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December 08, 2020

The exhaustion of administrative remedies is a prerequisite to initiating a judicial challenge to a final administrative decision

Petitioner [Facility] in this CPLR Article 78 action to review a determination by the New York State Department of Health's Office of the Medicaid Inspector General [OMIG] appealed the order and judgment of Supreme Court dismissing Plaintiff's Article 78 petition.

OMIG had issued its final audit report of an assisted living facility's [Facility] Assisted Living Program applications for Medicaid reimbursement and commenced efforts to recover alleged over-payments made to Facility. 

Facility requested an administrative hearing to challenge OMIG's audit report's findings. On the same day Facility initiated a CPLR Article 78 proceeding contending that OMIG's report "was affected by an error of law and was arbitrary, capricious, and an abuse of discretion" in an effort to obtain a court order annulling OMIG's final audit report and obtain certain other judicial relief. OMIG then cross-moved to dismiss Facility's Article 78 petition, arguing that Facility had failed to exhaust its administrative remedies before seeking judicial intervention. 

Supreme Court granted OMIG's cross motion to dismiss the Facility's petition and Facility appealed that ruling.

The Appellate Division sustained the Supreme Court's holding that Facility was required to exhaust its administrative remedies before commencing its Article 78 special proceeding. The court opined that "It is hornbook law that one who objects to the act of an administrative agency must exhaust available administrative remedies before being permitted to litigate [its  objection] in a court of law," citing Watergate II Apts. v Buffalo Sewer Auth., 46 NY2d 52.*

Addressing Facility's contention that it had raised a constitutional challenge alleging that OMIG exceeded its authority and violated Article III, §1, of the New York State Constitution in arriving at its ruling, the Appellate Division explained that "A constitutional claim that hinges upon factual issues reviewable at the administrative level must first be addressed to the agency so that a necessary factual record can be established." Further, said the Court, "... the mere assertion that a constitutional right is involved will not excuse the failure to pursue established administrative remedies that can provide the required relief."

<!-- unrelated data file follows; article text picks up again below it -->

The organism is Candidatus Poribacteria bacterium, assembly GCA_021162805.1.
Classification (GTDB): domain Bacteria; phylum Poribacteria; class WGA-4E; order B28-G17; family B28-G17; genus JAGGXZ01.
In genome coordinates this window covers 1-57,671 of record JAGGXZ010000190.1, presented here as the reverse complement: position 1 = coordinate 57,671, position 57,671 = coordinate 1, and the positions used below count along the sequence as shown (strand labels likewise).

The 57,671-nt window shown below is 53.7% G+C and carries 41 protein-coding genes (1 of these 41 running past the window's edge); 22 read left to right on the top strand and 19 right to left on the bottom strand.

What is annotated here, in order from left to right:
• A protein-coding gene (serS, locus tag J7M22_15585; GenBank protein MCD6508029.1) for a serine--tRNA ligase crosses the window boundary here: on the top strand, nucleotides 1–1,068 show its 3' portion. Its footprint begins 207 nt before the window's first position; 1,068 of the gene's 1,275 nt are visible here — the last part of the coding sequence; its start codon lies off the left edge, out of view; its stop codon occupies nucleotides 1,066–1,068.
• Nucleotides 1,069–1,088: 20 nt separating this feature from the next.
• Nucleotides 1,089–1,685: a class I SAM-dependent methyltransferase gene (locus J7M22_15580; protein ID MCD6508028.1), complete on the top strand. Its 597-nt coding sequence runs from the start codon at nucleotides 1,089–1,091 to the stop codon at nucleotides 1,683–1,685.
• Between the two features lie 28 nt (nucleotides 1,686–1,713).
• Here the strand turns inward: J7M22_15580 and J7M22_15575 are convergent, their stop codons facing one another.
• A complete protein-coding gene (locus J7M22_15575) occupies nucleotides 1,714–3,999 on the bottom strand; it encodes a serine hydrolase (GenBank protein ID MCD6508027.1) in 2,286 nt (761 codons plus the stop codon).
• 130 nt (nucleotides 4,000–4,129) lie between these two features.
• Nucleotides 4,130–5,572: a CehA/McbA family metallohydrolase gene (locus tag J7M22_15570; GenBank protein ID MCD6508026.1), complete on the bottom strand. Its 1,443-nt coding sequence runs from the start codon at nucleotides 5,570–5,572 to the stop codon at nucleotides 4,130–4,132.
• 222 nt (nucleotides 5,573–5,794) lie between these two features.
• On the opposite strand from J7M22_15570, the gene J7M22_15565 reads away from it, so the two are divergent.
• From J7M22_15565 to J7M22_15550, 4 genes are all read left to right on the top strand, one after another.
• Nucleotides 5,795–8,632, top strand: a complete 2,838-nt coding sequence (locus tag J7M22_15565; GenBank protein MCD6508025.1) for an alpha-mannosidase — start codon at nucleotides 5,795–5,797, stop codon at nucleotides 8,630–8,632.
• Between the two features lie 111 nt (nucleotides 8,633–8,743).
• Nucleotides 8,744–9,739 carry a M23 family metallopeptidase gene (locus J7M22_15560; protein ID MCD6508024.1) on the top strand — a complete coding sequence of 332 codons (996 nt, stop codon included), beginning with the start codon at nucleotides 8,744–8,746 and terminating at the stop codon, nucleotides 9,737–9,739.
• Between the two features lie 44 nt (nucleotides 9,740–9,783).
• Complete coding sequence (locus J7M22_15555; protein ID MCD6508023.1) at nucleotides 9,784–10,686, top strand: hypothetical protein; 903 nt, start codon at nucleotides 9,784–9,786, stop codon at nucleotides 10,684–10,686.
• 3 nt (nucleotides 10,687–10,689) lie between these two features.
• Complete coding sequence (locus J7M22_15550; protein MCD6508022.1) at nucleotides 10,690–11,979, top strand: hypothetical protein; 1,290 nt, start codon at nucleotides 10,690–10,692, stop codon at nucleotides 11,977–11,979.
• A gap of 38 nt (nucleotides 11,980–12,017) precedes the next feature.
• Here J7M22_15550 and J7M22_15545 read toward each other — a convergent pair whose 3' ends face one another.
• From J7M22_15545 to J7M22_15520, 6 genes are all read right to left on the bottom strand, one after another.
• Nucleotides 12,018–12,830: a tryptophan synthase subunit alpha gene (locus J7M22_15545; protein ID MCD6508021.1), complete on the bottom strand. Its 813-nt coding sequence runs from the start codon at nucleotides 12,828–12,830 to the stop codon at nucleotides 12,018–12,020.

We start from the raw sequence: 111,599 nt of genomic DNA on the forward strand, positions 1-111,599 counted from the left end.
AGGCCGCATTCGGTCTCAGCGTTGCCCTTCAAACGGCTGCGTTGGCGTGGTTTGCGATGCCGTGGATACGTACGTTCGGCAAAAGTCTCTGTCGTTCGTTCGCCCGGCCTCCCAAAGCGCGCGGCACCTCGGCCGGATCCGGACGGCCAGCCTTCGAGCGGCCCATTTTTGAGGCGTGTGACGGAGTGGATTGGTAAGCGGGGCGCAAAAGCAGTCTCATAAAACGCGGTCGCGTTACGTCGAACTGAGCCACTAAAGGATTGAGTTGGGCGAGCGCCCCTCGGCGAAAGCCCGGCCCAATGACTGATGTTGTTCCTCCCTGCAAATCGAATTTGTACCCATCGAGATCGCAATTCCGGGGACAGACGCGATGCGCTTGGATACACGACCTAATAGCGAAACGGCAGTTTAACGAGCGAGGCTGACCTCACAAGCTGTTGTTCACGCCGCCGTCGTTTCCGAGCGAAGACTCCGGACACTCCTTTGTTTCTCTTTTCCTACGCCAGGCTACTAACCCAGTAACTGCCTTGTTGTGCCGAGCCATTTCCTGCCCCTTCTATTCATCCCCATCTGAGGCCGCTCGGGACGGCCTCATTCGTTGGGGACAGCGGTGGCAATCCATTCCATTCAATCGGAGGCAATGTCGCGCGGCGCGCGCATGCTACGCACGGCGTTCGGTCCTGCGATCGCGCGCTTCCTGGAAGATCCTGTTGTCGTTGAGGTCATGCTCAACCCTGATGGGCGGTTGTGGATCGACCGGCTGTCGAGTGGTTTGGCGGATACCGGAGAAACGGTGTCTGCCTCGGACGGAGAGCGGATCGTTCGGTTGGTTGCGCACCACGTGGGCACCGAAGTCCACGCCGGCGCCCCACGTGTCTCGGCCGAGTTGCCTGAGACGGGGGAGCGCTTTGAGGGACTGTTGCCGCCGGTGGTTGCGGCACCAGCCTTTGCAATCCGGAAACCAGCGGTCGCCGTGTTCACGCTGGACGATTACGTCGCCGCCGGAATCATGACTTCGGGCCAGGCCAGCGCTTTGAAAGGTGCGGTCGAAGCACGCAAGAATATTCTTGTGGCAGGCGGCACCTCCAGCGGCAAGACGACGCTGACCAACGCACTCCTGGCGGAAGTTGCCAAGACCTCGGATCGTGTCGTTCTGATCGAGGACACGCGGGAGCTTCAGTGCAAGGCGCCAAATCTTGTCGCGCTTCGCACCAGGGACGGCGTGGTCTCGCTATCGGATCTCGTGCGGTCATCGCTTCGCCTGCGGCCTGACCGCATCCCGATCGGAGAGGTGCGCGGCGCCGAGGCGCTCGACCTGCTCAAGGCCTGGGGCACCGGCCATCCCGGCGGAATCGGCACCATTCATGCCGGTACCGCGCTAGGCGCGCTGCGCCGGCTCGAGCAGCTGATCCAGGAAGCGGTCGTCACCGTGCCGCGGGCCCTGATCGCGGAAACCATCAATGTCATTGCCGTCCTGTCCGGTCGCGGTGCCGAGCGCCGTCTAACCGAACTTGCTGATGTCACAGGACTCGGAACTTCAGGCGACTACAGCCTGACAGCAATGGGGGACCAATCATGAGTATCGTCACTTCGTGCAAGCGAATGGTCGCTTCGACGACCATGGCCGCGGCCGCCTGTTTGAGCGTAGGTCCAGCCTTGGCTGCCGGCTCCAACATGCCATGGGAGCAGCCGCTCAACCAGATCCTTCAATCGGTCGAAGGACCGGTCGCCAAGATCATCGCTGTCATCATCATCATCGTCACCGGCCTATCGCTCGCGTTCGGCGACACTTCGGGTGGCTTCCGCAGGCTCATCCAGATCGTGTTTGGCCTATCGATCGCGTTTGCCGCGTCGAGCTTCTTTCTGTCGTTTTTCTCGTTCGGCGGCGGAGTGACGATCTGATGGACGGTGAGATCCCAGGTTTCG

Noting that Facility's constitutional claim hinged on factual issues concerning OMIG reaching its determination, the Appellate Division opined that such issues "must first be addressed in an administrative proceeding."

The Appellate Division also said it agreed with the Supreme Court's finding that Facility "failed to demonstrate that resort to an administrative appeal would be futile or that it would suffer irreparable injury based upon its conclusory claim of financial distress" and affirmed the lower court's order granting OMIG's motion to dismiss Facility's petition for failure to exhaust administrative remedies.

* The Appellate Division, however, also noted that "The exhaustion rule, however, is not an inflexible one. It is subject to important qualifications. It need not be followed, for example, when an agency's action is challenged as either unconstitutional or wholly beyond its grant of power, or when resort to an administrative remedy would be futile or when its pursuit would cause irreparable injury" citing see Town of Oyster Bay v Kirkland, 81 AD3d 812.

The decision is posted on the Internet at http://www.nycourts.gov/reporter/3dseries/2020/2020_07054.htm.

 

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